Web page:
Back in the 7th grade, my fellow classmates and I were faced with one of our first educational choices: Home Economics, Woodshop, or the often-overlooked and relatively new elective called Drafting. Only a few of us chose learning how to create circles, angles and lines to form multiview drawings. I remember shopping at a local office supply store for an engineer’s scale, various odd-numbered pencil leads (there are more options than a #2), a special eraser, bow compass and a host of other instruments that looked technical and important. On the first day of Drafting, I carried in a shoe box with all my drafting supplies. Since taping down that first piece of drafting paper and making my first line, I was hooked, and started down a path to engineering and making my own designs. I could hardly imagine what would happen to the tools of the trade and what would be in the “shoe box” of the future.
They say the earliest historical record of engineering drafting was a Babylonian castle layout from 2000 B.C. For centuries, engineering design was fairly static. Basically, it meant getting out a pencil and paper to make drawings by hand, with only a few mechanical aids. Back in 1983 while I was learning the basics, a few companies were already using early CAD stations, but it was far from mainstream. Most engineers were still using the same basic “shoebox” tools I was learning to use.
Recently I have reflected on how much things have changed in engineering and manufacturing. With all these time-saving advancements, why are things speeding up and what is driving such a frantic pace?
Here’s a not-so-unusual scenario: a customer sent Bullen a model of a change coming down the pike. This design was red hot and we needed to be prepared to manufacture some prototypes as soon as they arrived. Tooling and fixtures were designed. Models were ran through various multi-physics simulations to verify designs. The customer part and our fixture designs were 3D printed and put in the hands of an experienced machinist for design review. We found some things we didn’t like about the workholding, changed the design and printed another fixture to try. Keep in mind an actual part had not even hit our dock and not one metal chip had been cut for tooling or fixturing and we were already in design refinement.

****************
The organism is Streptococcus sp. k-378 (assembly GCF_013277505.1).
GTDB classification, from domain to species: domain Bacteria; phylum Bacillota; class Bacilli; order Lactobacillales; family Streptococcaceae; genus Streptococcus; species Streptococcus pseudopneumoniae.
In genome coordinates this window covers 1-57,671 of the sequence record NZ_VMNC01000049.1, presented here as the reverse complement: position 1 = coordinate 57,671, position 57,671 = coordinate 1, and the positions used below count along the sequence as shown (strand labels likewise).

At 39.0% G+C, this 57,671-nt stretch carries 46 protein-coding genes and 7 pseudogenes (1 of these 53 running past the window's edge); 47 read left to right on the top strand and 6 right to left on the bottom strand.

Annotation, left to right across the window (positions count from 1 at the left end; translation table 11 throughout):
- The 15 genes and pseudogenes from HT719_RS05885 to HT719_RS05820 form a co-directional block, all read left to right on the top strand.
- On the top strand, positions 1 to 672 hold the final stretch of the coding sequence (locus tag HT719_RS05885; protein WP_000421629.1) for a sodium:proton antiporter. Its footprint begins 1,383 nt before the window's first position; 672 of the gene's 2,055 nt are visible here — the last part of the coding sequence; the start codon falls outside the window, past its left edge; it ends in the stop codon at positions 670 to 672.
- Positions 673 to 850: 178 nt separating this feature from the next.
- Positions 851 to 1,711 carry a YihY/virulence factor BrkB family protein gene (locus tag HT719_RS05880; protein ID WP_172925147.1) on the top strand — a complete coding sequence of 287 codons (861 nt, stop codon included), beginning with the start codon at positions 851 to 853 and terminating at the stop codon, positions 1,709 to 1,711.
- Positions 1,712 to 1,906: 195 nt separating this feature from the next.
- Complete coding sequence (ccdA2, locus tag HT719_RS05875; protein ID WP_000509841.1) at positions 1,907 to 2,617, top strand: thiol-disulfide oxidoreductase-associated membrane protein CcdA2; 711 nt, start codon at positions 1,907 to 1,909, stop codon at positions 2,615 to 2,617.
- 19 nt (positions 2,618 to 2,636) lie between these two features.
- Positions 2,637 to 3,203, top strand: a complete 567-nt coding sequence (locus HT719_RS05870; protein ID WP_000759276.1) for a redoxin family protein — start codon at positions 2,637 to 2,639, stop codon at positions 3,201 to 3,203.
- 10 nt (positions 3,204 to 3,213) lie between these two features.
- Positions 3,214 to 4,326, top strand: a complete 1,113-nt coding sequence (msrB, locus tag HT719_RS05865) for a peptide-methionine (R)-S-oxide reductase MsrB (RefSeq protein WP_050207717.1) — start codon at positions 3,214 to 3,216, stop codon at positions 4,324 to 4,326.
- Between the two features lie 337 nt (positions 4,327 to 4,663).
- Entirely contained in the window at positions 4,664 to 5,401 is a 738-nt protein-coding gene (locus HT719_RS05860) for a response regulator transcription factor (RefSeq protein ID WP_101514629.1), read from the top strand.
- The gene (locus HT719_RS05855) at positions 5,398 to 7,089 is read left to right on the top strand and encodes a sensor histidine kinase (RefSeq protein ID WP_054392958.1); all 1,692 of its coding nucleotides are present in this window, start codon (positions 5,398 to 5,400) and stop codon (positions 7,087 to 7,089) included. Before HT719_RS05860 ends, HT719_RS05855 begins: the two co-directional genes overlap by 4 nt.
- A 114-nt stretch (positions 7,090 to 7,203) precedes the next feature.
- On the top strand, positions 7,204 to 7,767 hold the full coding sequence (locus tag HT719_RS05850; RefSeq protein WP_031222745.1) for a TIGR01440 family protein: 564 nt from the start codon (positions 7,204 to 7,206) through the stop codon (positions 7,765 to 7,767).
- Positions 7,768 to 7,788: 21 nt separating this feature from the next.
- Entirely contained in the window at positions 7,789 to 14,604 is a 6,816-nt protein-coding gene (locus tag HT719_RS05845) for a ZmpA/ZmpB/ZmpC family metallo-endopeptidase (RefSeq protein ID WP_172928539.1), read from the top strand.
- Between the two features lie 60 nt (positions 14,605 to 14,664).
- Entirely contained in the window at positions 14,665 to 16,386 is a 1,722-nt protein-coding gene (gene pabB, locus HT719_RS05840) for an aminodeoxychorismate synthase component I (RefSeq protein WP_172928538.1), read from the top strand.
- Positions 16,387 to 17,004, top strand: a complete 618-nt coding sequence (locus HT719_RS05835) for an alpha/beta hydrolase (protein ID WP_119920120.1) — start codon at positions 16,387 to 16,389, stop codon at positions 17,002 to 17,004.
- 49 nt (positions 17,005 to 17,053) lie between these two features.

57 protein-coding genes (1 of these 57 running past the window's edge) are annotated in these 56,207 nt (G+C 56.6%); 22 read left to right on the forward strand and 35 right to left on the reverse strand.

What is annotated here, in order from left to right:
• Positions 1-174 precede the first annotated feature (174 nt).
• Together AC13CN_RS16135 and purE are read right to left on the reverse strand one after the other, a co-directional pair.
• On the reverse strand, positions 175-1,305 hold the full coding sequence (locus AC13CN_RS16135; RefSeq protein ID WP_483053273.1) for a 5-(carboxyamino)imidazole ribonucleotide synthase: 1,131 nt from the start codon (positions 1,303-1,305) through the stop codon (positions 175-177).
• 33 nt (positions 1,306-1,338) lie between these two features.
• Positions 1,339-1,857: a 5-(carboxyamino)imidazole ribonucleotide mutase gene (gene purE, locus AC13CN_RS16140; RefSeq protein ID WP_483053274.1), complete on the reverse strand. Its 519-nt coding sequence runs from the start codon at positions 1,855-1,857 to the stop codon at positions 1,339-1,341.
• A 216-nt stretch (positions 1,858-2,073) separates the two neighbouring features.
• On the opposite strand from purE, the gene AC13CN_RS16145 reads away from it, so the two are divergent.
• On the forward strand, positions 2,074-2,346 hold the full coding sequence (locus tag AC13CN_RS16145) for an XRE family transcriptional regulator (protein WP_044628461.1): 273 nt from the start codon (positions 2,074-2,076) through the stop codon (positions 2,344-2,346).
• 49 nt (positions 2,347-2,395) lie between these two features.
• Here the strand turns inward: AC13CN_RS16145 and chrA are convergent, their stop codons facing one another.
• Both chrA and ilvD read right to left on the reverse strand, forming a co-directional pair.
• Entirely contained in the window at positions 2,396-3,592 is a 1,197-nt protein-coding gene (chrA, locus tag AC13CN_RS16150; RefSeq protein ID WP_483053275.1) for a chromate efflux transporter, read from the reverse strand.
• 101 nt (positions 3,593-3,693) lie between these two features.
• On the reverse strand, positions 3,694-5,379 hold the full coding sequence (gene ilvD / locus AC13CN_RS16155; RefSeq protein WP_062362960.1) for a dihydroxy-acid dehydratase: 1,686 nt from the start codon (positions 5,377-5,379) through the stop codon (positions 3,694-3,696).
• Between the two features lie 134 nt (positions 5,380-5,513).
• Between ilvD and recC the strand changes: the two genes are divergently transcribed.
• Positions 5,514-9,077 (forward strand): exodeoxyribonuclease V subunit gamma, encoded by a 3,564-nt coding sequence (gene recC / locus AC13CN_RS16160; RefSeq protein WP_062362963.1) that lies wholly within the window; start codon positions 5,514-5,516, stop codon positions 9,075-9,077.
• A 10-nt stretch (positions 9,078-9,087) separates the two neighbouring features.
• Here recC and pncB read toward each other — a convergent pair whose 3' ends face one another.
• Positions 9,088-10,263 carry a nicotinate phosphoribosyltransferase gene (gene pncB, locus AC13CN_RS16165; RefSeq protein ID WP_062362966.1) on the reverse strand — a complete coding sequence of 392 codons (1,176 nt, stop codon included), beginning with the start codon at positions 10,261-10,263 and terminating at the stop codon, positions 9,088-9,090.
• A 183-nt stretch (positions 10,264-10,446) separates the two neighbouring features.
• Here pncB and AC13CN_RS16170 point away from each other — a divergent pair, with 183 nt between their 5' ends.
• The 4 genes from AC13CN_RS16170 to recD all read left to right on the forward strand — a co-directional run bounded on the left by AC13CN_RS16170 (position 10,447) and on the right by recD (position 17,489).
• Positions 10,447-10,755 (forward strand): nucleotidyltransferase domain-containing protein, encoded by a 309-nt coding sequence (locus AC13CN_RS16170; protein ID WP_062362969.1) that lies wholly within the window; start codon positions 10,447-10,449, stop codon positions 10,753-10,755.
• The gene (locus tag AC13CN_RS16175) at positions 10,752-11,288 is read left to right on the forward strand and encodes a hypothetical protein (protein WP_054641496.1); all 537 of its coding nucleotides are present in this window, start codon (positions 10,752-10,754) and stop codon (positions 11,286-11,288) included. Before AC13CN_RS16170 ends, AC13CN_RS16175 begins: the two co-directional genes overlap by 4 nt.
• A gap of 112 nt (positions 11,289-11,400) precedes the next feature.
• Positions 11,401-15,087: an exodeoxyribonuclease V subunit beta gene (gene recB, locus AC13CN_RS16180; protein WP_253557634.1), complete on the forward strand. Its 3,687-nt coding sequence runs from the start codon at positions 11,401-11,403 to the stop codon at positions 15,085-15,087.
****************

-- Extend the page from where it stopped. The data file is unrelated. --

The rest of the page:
All of these new tools are enabling parallel advanced tasks, when not so long ago it would have been a much longer sequence of serial tasks. Model-centric manufacturing, advanced multi-physics modeling, additive manufacturing, web meetings, First Part Correct, collaborative customer/vendor relationships and strong consumer demand for electronics are driving this rapid pace in every market. We’re probably just on the shores of seeing the pace quicken as “Big Data” is used for targeted marketing.
All of us in manufacturing – in maintenance, quality, production, engineering, sales, or research – bring unique skills, dispositions and talents to our work environments every day. But all of us are recognizing that “change management” is an ever-increasing skill requirement regardless of personality or position. The thinking and tools for project management are changing. A detailed project plan becomes very inefficient when the project changes scope every two weeks. Adding fine granular detail two months out when you know it’s going to be wasted effort? Not a good idea. New approaches and tools for adaptive project planning must be in the “shoe box” today.
My advice to myself is to expect change and learn to enjoy it. I’ve got to admit that the tools that enable rapid change are really cool; they make it an exciting time to be an engineer. While this new pace is challenging me in ways I never expected, I’m still satisfied that my seventh-grade self made the right choice.
Director of Engineering and Technology